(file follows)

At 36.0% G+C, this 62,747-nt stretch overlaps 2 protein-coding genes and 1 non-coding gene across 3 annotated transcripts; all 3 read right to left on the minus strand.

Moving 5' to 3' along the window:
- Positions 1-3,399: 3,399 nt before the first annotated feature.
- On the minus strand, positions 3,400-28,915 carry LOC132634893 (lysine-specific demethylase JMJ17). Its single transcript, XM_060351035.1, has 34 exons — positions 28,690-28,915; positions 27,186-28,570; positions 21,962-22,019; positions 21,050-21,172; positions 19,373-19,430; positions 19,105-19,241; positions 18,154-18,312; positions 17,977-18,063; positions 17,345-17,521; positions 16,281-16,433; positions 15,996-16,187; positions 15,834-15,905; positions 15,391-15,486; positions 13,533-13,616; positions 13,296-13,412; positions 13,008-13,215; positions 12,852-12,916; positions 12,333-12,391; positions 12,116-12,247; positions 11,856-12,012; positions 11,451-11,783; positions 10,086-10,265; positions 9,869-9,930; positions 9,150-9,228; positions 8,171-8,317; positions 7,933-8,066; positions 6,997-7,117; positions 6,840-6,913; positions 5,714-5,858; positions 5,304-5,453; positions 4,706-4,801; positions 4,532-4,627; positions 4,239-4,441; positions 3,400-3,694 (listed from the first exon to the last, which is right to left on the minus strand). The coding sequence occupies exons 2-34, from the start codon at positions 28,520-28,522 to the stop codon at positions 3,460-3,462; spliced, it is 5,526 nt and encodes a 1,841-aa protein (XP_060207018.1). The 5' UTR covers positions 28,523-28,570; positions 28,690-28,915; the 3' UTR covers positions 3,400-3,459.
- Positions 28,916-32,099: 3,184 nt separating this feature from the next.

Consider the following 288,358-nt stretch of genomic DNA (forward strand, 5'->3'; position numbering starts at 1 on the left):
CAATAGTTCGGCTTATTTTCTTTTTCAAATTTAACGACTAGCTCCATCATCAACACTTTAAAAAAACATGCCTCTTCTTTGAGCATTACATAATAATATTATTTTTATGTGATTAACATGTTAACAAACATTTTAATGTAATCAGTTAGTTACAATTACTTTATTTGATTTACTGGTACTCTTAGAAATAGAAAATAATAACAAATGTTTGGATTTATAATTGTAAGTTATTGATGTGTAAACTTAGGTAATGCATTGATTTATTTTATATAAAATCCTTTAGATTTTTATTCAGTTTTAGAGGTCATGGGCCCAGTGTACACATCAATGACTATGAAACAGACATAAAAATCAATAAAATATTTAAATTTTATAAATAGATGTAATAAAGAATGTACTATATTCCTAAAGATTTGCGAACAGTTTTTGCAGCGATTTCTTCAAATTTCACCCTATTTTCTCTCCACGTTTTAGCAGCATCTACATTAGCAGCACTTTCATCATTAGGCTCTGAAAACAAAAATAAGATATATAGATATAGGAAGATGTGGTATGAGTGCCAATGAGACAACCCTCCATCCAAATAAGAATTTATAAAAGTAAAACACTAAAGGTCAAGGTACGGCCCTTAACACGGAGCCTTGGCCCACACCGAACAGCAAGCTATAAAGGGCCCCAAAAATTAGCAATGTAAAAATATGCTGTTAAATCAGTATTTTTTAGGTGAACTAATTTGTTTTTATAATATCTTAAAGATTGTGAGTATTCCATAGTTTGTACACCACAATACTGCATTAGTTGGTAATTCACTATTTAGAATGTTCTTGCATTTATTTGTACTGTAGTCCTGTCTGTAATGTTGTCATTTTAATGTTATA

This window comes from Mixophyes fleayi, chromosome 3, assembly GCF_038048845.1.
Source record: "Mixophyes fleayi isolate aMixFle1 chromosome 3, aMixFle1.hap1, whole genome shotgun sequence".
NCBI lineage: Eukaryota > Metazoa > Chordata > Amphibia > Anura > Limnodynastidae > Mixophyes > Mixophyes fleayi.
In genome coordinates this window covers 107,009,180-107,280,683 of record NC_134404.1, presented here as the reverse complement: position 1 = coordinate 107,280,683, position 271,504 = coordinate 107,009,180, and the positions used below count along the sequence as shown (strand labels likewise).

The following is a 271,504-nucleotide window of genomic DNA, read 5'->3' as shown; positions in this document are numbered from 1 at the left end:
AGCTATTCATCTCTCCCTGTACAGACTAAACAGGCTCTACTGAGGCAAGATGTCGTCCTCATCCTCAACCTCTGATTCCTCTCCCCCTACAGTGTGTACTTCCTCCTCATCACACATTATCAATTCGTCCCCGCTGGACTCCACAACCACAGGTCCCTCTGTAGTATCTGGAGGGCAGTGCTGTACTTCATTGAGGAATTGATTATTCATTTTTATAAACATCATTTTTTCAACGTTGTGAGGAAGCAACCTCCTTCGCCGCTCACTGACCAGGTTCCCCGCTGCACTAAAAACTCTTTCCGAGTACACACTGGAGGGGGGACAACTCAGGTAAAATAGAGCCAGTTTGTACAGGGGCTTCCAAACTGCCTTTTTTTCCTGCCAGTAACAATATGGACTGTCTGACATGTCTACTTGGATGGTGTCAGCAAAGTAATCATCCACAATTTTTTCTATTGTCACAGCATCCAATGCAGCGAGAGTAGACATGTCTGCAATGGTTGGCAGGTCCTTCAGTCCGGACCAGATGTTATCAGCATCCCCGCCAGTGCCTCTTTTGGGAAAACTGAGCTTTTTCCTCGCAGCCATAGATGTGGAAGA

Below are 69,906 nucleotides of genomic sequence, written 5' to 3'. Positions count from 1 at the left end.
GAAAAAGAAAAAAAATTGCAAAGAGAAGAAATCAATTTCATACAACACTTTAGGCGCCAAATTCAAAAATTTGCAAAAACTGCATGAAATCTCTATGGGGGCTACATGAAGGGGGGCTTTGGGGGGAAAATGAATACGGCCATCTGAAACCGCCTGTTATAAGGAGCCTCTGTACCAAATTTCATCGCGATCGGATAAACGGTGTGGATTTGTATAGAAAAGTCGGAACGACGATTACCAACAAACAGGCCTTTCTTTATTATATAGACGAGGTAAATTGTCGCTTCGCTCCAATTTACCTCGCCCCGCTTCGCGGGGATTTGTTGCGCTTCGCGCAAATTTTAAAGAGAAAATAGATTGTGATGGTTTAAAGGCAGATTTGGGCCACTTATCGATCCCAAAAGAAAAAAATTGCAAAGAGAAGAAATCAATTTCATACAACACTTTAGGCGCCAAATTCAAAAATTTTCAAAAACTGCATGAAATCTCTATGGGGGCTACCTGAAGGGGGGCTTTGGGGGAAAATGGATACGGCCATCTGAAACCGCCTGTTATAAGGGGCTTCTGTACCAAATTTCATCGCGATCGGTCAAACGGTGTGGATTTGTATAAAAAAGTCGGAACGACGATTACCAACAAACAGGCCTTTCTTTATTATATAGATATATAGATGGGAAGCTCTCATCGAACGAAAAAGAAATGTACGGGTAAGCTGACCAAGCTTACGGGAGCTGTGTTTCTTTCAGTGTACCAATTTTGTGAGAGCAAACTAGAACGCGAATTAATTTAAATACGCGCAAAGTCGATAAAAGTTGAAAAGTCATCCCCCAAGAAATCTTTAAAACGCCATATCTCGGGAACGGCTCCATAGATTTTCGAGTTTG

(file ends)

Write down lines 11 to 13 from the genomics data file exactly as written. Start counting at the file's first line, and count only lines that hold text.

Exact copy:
In genome coordinates this window covers 107,009,180-107,280,683 of record NC_134404.1, presented here as the reverse complement: position 1 = coordinate 107,280,683, position 271,504 = coordinate 107,009,180, and the positions used below count along the sequence as shown (strand labels likewise).

The following is a 271,504-nucleotide window of genomic DNA, read 5'->3' as shown; positions in this document are numbered from 1 at the left end:
AGCTATTCATCTCTCCCTGTACAGACTAAACAGGCTCTACTGAGGCAAGATGTCGTCCTCATCCTCAACCTCTGATTCCTCTCCCCCTACAGTGTGTACTTCCTCCTCATCACACATTATCAATTCGTCCCCGCTGGACTCCACAACCACAGGTCCCTCTGTAGTATCTGGAGGGCAGTGCTGTACTTCATTGAGGAATTGATTATTCATTTTTATAAACATCATTTTTTCAACGTTGTGAGGAAGCAACCTCCTTCGCCGCTCACTGACCAGGTTCCCCGCTGCACTAAAAACTCTTTCCGAGTACACACTGGAGGGGGGACAACTCAGGTAAAATAGAGCCAGTTTGTACAGGGGCTTCCAAACTGCCTTTTTTTCCTGCCAGTAACAATATGGACTGTCTGACATGTCTACTTGGATGGTGTCAGCAAAGTAATCATCCACAATTTTTTCTATTGTCACAGCATCCAATGCAGCGAGAGTAGACATGTCTGCAATGGTTGGCAGGTCCTTCAGTCCGGACCAGATGTTATCAGCATCCCCGCCAGTGCCTCTTTTGGGAAAACTGAGCTTTTTCCTCGCAGCCATAGATGTGGAAGA